By Aaron Levin
Indu Bulbul Sandwa helps homeless people find jobs. Jody Kaplan helps Baltimore schoolchildren retain over the summer what they've spent a winter learning in school. Matt D'Agostino teaches inner city kids to take photographs, and watches the pleasure they get from exhibiting their pictures.
All three perpetuate a longtime Johns Hopkins tradition of volunteer service to the communities surrounding the Homewood campus. The center for this activity is the second floor of Levering Hall, where students dash in and out of Bill Tiefenwerth's office all day. Tiefenwerth, director of the Office of Volunteer Services, oversees about 40 programs through which 600 students offer direct service to the community. Among the best-known is the tutorial program, through which 100 volunteers each semester tutor area schoolchildren.
"Hopkins students aren't given a name and a phone number and thrust into an agency or school setting," Tiefenwerth says. "The office staff works with the student to address a demonstrated need in the community with an action plan." Each student volunteer working through this office must be willing to work on a consistent, long-term basis, requiring a minimum of a one-semester participation. "We ask the same commitment from the host agency or community. It is then hoped that there will be an ongoing, mutually beneficial relationship, and that the student will engage other students in the work as well."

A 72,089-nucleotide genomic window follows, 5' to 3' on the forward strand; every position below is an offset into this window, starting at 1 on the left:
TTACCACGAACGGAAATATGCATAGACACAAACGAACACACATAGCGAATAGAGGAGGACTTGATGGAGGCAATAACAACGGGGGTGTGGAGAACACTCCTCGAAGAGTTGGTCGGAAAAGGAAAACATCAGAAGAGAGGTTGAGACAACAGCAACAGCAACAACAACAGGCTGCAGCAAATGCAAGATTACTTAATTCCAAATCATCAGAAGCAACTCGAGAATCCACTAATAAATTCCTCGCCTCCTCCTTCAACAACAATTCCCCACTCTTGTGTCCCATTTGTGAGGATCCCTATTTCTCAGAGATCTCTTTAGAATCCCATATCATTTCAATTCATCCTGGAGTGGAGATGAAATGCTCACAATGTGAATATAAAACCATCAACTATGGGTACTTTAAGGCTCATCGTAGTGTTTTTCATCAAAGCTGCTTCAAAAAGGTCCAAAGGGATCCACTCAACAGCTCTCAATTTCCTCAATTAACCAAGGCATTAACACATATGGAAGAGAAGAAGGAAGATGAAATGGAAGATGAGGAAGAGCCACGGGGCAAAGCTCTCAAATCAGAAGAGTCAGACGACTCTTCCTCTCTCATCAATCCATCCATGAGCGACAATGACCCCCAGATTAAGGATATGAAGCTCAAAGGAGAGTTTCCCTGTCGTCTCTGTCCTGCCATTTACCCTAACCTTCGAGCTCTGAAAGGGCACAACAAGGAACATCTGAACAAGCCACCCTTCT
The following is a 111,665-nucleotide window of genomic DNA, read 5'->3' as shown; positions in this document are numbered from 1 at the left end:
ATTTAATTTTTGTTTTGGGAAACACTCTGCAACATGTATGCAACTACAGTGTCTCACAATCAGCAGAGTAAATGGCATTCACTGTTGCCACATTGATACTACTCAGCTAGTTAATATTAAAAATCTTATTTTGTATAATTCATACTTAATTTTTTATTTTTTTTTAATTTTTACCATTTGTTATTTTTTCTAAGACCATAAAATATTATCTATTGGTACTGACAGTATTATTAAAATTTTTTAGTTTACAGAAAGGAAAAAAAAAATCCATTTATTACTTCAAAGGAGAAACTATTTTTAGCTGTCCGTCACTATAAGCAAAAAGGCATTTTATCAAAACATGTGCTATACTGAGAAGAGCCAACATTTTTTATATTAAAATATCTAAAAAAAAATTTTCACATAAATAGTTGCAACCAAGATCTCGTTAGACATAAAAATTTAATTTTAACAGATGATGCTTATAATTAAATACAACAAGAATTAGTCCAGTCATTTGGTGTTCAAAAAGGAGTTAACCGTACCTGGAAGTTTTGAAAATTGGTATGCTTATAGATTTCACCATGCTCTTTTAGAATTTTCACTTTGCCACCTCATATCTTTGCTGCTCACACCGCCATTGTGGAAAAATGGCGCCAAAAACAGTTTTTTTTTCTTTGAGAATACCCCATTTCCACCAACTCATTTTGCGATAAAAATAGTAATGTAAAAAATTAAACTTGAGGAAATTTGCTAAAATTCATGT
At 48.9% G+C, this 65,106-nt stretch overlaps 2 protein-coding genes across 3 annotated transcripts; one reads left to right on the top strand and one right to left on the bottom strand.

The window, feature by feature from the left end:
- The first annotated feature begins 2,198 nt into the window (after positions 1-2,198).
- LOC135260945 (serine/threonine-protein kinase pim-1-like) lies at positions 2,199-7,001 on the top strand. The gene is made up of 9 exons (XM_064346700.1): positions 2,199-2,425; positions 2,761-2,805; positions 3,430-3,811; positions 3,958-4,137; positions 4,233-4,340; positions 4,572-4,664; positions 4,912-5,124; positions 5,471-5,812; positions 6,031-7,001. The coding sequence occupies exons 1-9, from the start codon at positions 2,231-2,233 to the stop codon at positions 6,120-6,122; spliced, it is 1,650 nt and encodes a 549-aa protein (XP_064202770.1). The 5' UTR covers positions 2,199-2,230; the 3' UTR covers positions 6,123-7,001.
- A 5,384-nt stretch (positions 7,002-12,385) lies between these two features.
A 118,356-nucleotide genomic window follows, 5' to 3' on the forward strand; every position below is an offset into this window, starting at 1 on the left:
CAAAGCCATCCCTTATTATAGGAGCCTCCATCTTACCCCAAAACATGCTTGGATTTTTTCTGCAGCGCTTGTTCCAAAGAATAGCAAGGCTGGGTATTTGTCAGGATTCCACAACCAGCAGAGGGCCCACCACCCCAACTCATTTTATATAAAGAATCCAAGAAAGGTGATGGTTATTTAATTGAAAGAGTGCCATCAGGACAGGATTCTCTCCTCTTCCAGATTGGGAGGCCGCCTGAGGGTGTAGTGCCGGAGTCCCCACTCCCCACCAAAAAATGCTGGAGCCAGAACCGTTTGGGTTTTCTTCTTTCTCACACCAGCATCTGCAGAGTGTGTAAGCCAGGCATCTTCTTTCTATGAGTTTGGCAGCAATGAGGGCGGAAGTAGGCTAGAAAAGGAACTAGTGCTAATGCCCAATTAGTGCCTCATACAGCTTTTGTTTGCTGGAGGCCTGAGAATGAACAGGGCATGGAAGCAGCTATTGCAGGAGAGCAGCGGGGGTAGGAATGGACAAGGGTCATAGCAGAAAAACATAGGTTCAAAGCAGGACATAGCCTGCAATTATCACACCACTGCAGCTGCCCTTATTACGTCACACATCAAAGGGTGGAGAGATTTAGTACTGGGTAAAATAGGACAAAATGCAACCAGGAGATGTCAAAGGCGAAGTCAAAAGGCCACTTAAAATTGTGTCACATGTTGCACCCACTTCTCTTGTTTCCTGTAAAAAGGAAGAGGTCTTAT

While Tiefenwerth is constantly looking for new ways his volunteers can get involved, some of the best ideas come from the students themselves. Premed students-calling themselves Germbusters- have taught health-awareness programs at nearby Barclay School. Other Hopkins students conduct art or sports programs at the Margaret Brent Elementary School, or are working to bring back the now-closed public library branch on St. Paul Street. Matt D'Agostino approached OVS, as it is known on campus, with his own personal vision of service to the Baltimore community.
D'Agostino, a graduate student in sociology, got interested in photography as an undergraduate at Creighton University in Omaha. Now, through the Greenmount Recreation Center, he runs a program teaching underprivileged children to take photographs. He proposed the idea, and was told to get it rolling in three weeks.
"We give kids point-and-shoot cameras that have been donated or purchased with money provided by private donors, city monies and the support of the Greater Homewood Community Coorporation," says D'Agostino "We start with a week of simple lessons, like Don't shoot into the sun unless you use the flash."
Once the kids understand how to use the cameras, D'Agostino gives them assignments. Soon, he sees lots of pictures of family members, friends and street scenes. D'Agostino also takes them on field trips to places like Gunpowder State Park or a horse farm, exposing them to a world beyond their home streets as well as giving them new subjects to shoot.
D'Agostino's young photographers have exhibited their works at the recreation center and in the Garrett Room of the university's Milton S. Eisenhower Library.